• Family Literacy Program -- developed in collaboration with LAUSD Central Adult School, this program integrates early childhood, parenting, and adult education and serves 40 EHS families. This program targets low-income, recent immigrant Latino families, with an emphasis on serving families with special needs children, 0-5 years of age. The program operates a 12-month intensive afternoon family literacy program five days a week, Monday through Friday, from 12:00 p.m. to 4:00 p.m. While parents attend adult education and parenting classes, their children ages 0-5 receive early childhood education in infant, younger toddler, older toddler, and preschool classrooms. Parent/child interactive literacy activities take place regularly in the children's classrooms. Children ages 5-7 who are in LAUSD elementary schools receive weekly language arts mentoring in the Hope Street Youth Center.
  • School Readiness Program -- provides comprehensive center-based and home-based services to 80 children, ages 0-5 years, and their families. Core services include full-day, year-round early childhood education; developmental assessments; referral and early intervention activities; monthly parent education classes; intensive case management including monthly home visits; individual and family counseling; and comprehensive family health care services. Center-based services take place at the HSMFC Early Childhood Center and Child Development Center, Monday through Friday, from 6:30 a.m. to 6 p.m.
  • Central High School -- is a continuation high school classroom co-located at HSMFC. Established in partnership with LAUSD, Central High School provides a safe and supportive environment for 25 students who have experienced difficulties in other school settings. These students, many of whom are former dropouts or gang members, boast an amazing 90% graduation rate!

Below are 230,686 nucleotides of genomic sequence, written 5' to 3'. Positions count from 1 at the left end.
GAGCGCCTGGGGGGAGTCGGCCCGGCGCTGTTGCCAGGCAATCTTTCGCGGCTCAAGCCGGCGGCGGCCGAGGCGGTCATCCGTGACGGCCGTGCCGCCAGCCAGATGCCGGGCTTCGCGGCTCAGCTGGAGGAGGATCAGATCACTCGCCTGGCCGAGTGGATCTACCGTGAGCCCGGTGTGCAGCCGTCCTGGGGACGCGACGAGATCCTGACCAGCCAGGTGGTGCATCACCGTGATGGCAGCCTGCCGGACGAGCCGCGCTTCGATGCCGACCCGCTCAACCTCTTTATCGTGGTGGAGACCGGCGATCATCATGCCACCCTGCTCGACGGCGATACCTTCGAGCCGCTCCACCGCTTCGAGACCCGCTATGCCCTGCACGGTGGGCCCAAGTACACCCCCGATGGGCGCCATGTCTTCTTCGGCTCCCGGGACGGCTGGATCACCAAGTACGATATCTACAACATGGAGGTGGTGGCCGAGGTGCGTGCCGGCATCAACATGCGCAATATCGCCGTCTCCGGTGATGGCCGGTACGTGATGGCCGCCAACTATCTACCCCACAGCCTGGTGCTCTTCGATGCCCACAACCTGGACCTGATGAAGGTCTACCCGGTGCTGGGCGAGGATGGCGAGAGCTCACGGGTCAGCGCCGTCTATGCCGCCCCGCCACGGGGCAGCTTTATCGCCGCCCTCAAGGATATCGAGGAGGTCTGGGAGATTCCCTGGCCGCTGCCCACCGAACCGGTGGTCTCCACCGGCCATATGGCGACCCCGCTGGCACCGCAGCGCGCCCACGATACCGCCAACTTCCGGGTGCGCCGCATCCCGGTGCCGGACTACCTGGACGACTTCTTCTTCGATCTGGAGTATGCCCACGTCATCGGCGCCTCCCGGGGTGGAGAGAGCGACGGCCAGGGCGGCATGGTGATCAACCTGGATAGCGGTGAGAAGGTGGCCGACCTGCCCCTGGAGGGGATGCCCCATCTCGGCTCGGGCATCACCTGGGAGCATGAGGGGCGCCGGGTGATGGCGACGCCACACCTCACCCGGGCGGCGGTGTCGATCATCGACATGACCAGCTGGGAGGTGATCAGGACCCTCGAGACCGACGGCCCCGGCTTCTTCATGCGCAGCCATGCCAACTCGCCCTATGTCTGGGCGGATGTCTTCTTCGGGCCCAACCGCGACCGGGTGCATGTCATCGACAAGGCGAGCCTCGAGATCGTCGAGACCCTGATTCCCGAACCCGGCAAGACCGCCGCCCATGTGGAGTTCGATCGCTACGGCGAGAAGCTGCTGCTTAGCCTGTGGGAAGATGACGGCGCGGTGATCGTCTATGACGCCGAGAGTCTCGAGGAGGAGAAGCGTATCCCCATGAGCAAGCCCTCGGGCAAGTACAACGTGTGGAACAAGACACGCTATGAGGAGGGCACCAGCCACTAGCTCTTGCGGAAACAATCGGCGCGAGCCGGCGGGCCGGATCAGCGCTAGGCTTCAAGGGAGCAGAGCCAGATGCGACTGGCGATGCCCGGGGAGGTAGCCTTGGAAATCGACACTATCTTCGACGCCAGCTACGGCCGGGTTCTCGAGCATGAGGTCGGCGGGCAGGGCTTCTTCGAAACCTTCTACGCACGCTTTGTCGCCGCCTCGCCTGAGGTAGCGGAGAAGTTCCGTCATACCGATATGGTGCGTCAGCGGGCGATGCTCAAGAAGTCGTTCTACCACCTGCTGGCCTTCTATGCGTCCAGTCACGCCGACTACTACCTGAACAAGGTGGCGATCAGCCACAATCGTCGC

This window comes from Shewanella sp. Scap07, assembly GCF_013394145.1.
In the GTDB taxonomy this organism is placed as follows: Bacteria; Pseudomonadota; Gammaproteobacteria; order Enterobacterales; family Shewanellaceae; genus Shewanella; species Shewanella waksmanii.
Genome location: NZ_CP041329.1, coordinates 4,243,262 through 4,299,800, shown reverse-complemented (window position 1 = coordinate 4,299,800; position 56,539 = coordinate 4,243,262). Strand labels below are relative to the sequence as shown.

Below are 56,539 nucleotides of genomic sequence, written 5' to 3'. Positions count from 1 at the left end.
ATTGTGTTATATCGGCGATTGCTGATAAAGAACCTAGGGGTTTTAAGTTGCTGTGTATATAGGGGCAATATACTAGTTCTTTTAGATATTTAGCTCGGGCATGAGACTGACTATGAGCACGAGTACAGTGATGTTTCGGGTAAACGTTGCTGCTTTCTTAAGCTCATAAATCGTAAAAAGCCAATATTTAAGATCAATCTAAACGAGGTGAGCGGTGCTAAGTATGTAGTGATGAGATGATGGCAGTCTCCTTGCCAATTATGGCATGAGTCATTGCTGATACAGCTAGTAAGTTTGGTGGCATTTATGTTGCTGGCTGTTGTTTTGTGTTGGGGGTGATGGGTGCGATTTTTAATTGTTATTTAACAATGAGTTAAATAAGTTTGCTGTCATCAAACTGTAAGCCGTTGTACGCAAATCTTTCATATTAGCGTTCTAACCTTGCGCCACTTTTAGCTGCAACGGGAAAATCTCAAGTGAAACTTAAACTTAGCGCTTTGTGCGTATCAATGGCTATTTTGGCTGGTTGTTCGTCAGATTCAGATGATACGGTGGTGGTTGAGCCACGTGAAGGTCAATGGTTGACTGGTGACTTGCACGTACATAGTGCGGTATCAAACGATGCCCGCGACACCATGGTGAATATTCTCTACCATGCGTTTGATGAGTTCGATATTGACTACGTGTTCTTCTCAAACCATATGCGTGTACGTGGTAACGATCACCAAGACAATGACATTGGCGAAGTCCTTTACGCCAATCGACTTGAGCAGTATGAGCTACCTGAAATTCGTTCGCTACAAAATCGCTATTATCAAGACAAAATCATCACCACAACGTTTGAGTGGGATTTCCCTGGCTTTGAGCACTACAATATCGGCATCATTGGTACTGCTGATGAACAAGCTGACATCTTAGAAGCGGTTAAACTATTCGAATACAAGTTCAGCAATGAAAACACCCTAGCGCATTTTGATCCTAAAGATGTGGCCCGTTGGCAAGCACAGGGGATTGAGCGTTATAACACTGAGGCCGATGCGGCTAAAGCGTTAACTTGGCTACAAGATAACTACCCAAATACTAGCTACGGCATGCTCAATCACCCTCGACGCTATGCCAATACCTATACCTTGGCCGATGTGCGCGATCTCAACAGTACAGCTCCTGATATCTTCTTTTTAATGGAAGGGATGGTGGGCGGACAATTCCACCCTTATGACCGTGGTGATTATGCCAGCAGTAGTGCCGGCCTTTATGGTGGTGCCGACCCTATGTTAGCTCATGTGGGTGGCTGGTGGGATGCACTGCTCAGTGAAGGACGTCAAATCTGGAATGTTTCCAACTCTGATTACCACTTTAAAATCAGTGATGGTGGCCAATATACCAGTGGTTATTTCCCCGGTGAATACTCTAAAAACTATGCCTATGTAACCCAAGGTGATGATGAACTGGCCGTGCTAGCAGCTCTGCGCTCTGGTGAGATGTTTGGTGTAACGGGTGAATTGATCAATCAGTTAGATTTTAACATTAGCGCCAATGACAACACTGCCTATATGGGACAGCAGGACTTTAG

• Nurse Family Partnership -- is one of six original replication sites for the Prenatal and Early Childhood Nurse Home Visitation Program developed by Dr. David Olds. This highly acclaimed, well-tested, and cost-effective model improves the health and social functioning of low-income, first-time young mothers and their babies. Program participants have fewer reports of child abuse and neglect and fewer subsequent children; they are less likely to use welfare, have substance abuse problems, engage in crime or be unemployed. 100 young, unmarried, first-time pregnant women receive regular home visits by public health nurses funded by the L.A. County Department of Health Services. These nurses provide case management, parenting education, and psychosocial support that begins during pregnancy and continues until the child is two years old.
  • Pico Union Family Preservation Network -- Founded in 1996, this program offers an integrated, comprehensive approach to strengthen and preserve families impacted by child abuse and neglect. Its goal is to assure the physical, emotional, educational, cultural, and spiritual development of children in a safe and nurturing environment. Up to 50 families a year are referred to this program by the L.A. Department of Children and Family Services.

For more information, please visit the Hope Street Margolis Family Center website or call